d. For I also am a man placed under authority, having soldiers under me: The centurion also knew about the military chain of command, and how the orders of one in authority were unquestioningly obeyed. He saw that Jesus had at least that much authority.
i. “He believes that, just as he, a man with authority, is obeyed by his subordinates, just so surely will the authoritative utterance of Christ be fulfilled even though He is not present where the sick person is.” (Geldenhuys)
3. (9-10) Jesus heals the servant and marvels at the centurion’s faith.
When Jesus heard these things, He marveled at him, and turned around and said to the crowd that followed Him, “I say to you, I have not found such great faith, not even in Israel!” And those who were sent, returning to the house, found the servant well who had been sick.
a. He marveled at him: The centurion’s understanding of Jesus’ spiritual authority made Jesus marvel. His simple confidence in the ability of Jesus’ mere word to heal showed a faith that was free of superstitious reliance on merely external things. This was great faith, worthy of praise.
i. Jesus only marveled on a few occasions. He did so here, at the faith of the centurion, and also at the unbelief of His own people (Mark 6:6). Jesus can be amazed at either our faith or our unbelief.
b. I have not found such great faith, not even in Israel! Jesus considered the faith of this Gentile centurion – a living symbol of Jewish oppression – and thought it greater than any faith He had seen among the people of Israel.
i. As a political entity, there was no Israel; there was only a covenant people descended from Abraham, Isaac, and Jacob. Yet Jesus still called them Israel.
c. Found the servant well who had been sick: Jesus both answered the centurion’s unselfish request and proved that He really did have the authority the centurion trusted Him to have.
B. Jesus raises a boy from the dead.
1. (11-13) Jesus comes upon a funeral procession.
Now it happened, the day after, that He went into a city called Nain; and many of His disciples went with Him, and a large crowd. And when He came near the gate of the city, behold, a dead man was being carried out, the only son of his mother; and she was a widow. And a large crowd from the city was with her. When the Lord saw her, He had compassion on her and said to her, “Do not weep.”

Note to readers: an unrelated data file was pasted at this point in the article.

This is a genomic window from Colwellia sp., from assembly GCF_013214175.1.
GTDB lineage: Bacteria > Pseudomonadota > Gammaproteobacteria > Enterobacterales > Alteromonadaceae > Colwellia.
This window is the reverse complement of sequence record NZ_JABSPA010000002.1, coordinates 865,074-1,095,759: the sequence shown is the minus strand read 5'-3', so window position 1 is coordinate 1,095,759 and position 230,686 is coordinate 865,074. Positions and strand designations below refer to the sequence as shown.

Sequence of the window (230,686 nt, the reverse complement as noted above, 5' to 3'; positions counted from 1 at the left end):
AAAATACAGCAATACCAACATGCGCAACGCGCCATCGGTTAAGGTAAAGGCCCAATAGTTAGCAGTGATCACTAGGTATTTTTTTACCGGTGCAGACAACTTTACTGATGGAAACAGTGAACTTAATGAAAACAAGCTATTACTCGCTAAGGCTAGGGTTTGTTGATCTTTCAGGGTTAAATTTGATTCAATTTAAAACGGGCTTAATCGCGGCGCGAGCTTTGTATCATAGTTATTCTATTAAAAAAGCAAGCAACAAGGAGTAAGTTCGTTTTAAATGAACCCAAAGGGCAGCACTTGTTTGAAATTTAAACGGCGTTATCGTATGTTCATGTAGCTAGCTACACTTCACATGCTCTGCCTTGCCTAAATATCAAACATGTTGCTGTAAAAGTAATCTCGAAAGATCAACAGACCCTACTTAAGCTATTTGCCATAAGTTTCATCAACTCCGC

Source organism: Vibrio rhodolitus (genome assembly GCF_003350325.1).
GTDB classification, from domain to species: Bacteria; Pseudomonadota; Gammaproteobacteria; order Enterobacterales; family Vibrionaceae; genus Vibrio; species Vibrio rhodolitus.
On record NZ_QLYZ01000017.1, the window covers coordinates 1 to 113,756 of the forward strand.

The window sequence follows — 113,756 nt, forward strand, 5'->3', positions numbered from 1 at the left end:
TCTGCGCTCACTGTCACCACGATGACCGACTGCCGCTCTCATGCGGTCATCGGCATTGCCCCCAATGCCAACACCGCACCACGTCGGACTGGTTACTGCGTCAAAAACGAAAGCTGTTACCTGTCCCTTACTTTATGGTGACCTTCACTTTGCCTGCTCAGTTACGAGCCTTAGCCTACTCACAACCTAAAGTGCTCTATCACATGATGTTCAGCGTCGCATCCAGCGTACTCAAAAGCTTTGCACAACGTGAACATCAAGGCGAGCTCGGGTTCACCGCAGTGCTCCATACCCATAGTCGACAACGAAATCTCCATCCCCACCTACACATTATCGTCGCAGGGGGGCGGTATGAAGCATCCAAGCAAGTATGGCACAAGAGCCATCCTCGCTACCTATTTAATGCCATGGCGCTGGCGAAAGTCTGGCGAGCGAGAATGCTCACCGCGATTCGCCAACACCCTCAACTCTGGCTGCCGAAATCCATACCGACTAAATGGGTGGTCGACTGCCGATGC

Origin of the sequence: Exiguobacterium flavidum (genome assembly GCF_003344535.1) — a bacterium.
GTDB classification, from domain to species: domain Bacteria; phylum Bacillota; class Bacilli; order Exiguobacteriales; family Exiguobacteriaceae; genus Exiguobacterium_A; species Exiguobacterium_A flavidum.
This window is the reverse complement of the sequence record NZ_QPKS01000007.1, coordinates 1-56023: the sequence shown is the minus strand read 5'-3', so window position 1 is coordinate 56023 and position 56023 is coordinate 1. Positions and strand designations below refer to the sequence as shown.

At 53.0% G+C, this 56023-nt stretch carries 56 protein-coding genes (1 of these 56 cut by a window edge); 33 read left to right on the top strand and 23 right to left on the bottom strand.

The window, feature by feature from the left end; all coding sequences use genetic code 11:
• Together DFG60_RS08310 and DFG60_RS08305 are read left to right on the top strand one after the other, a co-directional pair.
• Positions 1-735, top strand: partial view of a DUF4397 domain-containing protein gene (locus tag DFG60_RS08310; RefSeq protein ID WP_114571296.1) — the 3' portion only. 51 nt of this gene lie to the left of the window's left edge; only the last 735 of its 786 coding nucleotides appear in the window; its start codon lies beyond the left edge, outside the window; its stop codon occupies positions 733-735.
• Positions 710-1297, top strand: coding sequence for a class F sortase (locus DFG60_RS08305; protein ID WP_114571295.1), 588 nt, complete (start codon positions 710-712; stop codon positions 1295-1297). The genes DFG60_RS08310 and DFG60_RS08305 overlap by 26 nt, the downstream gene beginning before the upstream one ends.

a. Many of His disciples went with Him, and a large crowd: The fame and popularity of Jesus continued to grow. Many – more than only the twelve – were disciples of Jesus (in some sense).
i. Nain is “a town today located in the Jezreel plain, six miles southwest of Nazareth.” (Pate)
b. A dead man was being carried out: Any funeral is a tragedy, but this was a special loss. The deceased was the only son of his mother and that the mother herself was a widow. The loss of her only son meant a miserable future for the widow.
i. A large crowd from the city was with her: “The procession probably consisted partly of hired mourners and musicians with flutes and cymbals.” (Geldenhuys)
c. Do not weep: We are specifically told of the compassion of Jesus on this occasion. He instantly understood the situation and had sympathy upon the widow, giving her hope despite the tragedy of the situation.
i. When the Lord saw her: “Luke uses the absolute form of Lord, ‘the Lord’ (kyrios), which emphasizes Jesus’ deity.” (Pate)
ii. In a sermon on this passage (Young Man, Is This For You?), Spurgeon mentioned a few ways in which this event illustrates spiritual truth:
· The spiritually dead cause great grief to their gracious friends.
· For this grief there is only one helper, but He can truly help
2. (14-17) Jesus raises the young man from the dead.
Then He came and touched the open coffin, and those who carried him stood still. And He said, “Young man, I say to you, arise.” So he who was dead sat up and began to speak. And He presented him to his mother. Then fear came upon all, and they glorified God, saying, “A great prophet has risen up among us”; and, “God has visited His people.” And this report about Him went throughout all Judea and all the surrounding region.
a. He came and touched the open coffin: Luke gives the vivid image of an open coffin. Jesus looked at the boy and spoke to a dead person as if he were alive.
b. Young man, I say to you, arise: Jesus spoke to the dead as if they were alive. Romans 4:17 says that this is what God alone does; to speak to the dead as if they were alive. God, who gives life to the dead and calls those things which do not exist as though they did (Romans 4:17).